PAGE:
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Serial Escalation / Music

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  • Kiss. How much pyrotechnics can they fit in this show? How much blood can Gene spit up this time? How high can the drums go now? How much more creepy are half their songs this year? How much body hair can fit on 1 human being? How much more awesome can their music get?
  • Tom Lehrer:
    • "I Hold Your Hand In Mine" manages to get squickier (and funnier) with every verse. "I Hold Your Hand In Mine" is about a man holding his lover's hand which he just chopped off from her dead body, now that he's killed her.
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    • Then there's "I Got It From Agnes," with the increasing squick that never enters Dude, Not Funny!. "I Got It From Agnes" is about a present that keeps going around a circle of friends and acquaintances: an STD.
    • This seems to be a specialty of Lehrer's. Other examples include "How black can I make this comedy while still keeping it funny" ("The Irish Ballad" and "We Will All Go Together When We Go", among others).
    • "What wholly inappropriate countries can I suggest are going to get nuclear capabilities" ("Who's Next?"; answer: Alabama).
    • "What disabilities can I suggest the army allows in recruits" ("It Makes a Fellow Proud to be a Soldier").
    • "What immoral/illegal activities should a Boy Scout Be Prepared for".
  • Stephen Lynch is also brilliant at this, although he may cross over into squick territory. Rumor has it he left one song unfinished because his father threatened to disown him if he didn't.
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  • DragonForce. How many references to sunlight/moonlight/warriors/fire can we fit in? How much apocalyptic subtext can we fit in a single verse? How many ludicrously overblown solos can Herman Li and Sam Totman manage?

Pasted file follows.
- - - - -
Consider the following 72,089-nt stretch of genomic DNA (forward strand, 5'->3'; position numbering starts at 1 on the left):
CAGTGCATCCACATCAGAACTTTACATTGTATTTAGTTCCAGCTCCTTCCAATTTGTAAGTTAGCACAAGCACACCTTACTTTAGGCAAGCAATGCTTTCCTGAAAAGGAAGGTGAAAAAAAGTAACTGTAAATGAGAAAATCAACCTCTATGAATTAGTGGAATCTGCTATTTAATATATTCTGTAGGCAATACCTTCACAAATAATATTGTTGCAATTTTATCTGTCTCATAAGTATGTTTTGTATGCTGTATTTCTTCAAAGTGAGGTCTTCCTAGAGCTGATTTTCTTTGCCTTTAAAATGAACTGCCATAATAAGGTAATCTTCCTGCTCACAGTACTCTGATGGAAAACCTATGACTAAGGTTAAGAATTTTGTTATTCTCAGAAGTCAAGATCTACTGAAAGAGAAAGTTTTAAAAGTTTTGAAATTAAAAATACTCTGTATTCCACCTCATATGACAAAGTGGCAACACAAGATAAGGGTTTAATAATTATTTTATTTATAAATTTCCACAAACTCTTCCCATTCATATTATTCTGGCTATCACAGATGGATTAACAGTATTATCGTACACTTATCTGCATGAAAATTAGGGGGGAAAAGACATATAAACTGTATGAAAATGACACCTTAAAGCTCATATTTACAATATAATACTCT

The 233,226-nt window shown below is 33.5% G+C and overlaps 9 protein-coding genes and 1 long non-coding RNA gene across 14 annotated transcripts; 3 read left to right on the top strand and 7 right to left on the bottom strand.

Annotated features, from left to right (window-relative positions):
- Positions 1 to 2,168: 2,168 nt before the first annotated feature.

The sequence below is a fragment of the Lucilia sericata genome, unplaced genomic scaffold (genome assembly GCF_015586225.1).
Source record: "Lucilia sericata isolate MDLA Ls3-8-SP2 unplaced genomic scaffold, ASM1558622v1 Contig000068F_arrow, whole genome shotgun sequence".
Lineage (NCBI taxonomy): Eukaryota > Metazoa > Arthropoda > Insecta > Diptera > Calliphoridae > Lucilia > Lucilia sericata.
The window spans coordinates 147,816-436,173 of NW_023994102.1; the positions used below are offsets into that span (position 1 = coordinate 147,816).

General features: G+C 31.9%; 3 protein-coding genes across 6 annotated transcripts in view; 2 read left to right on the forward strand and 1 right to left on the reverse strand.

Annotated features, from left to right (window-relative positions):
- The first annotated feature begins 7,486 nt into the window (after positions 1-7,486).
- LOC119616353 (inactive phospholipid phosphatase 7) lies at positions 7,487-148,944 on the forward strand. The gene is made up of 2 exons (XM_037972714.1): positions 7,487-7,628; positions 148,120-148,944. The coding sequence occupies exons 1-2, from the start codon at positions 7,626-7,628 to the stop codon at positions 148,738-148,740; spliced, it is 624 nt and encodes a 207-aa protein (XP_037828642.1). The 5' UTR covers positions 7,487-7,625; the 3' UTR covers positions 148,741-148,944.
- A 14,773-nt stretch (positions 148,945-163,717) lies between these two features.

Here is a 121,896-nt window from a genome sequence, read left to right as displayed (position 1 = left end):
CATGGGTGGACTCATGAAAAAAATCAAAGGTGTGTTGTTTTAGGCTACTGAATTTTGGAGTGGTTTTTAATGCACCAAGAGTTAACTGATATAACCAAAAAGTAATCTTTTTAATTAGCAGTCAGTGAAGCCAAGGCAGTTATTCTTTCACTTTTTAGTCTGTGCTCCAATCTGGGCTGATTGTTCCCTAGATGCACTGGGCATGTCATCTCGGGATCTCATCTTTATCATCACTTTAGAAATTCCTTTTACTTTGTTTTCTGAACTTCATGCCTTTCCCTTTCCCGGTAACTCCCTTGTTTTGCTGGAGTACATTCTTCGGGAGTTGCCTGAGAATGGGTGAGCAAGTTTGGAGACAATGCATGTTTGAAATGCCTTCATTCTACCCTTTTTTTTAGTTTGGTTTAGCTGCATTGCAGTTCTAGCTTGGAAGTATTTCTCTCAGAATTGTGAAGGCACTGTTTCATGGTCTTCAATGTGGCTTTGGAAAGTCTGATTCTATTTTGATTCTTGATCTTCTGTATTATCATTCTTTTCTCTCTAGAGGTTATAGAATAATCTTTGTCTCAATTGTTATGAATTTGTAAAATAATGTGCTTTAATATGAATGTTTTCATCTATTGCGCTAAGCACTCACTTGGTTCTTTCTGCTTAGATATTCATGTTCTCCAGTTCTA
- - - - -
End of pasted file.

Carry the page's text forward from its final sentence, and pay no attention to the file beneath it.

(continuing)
• And as DragonForce is to metal, so is Meat Loaf to rock 'n' roll. Take the familiar lyrical themes of '70s hard rock, double the length of each song, add pounding pianos, soaring orchestra, layer upon layer of squealing guitars, bombastic backing choirs, and one of the largest hams in modern music history on lead vocal, and you've got a totally unique brand of "Wagnerian rock" that seems scientifically engineered to produce crowning moment after crowning moment.
  • Faith No More amps up the heaviness for each of the subsequent albums The Real Thing, Angel Dust and King For A Day (Fool For A Lifetime). The track "Surprise You're Dead" is by far the heaviest on The Real Thing, but the likes of "Caffeine" and "Malpractice" on Angel Dust, and then "Ugly In The Morning" and "Cuckoo For Caca" on "King For A Day" outdo it.
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  • Neil Peart of the band Rush appears to be doing it with the number of pieces in his drum set. To be fair, he doesn't have the big-ass glockenspiel and Chinese gong any more. Now, digital samples of said instruments he can trigger via foot pedals on the other hand...
    Stephen Colbert: The band Rush is here! Either that or a drum factory exploded in my studio.
  • This rendition of the COOL&CREATE arrangement Flandre Scarlet's theme starts out fairly playable, and then it adds more and more notes until only a computer could play it. Seriously, here's a video of a player piano failing the song.
  • The Lonely Island's entire musical output runs on this trope.